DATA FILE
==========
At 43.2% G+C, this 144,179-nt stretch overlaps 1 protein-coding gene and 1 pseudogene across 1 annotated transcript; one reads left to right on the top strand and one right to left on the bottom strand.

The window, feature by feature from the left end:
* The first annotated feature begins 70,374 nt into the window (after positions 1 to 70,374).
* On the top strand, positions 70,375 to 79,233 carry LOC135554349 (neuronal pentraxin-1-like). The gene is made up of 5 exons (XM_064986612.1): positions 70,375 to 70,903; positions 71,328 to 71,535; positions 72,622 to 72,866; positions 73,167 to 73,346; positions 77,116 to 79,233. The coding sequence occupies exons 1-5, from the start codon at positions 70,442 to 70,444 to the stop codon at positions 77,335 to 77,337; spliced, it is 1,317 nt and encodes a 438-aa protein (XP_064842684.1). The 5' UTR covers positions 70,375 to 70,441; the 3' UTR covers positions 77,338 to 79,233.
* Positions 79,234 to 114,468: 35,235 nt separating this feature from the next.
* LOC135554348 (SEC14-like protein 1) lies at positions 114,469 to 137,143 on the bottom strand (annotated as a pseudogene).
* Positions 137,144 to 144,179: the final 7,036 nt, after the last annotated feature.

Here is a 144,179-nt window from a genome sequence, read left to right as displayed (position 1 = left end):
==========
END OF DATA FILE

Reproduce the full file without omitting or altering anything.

At 43.2% G+C, this 144,179-nt stretch overlaps 1 protein-coding gene and 1 pseudogene across 1 annotated transcript; one reads left to right on the top strand and one right to left on the bottom strand.

The window, feature by feature from the left end:
* The first annotated feature begins 70,374 nt into the window (after positions 1 to 70,374).
* On the top strand, positions 70,375 to 79,233 carry LOC135554349 (neuronal pentraxin-1-like). The gene is made up of 5 exons (XM_064986612.1): positions 70,375 to 70,903; positions 71,328 to 71,535; positions 72,622 to 72,866; positions 73,167 to 73,346; positions 77,116 to 79,233. The coding sequence occupies exons 1-5, from the start codon at positions 70,442 to 70,444 to the stop codon at positions 77,335 to 77,337; spliced, it is 1,317 nt and encodes a 438-aa protein (XP_064842684.1). The 5' UTR covers positions 70,375 to 70,441; the 3' UTR covers positions 77,338 to 79,233.
* Positions 79,234 to 114,468: 35,235 nt separating this feature from the next.
* LOC135554348 (SEC14-like protein 1) lies at positions 114,469 to 137,143 on the bottom strand (annotated as a pseudogene).
* Positions 137,144 to 144,179: the final 7,036 nt, after the last annotated feature.

Here is a 144,179-nt window from a genome sequence, read left to right as displayed (position 1 = left end):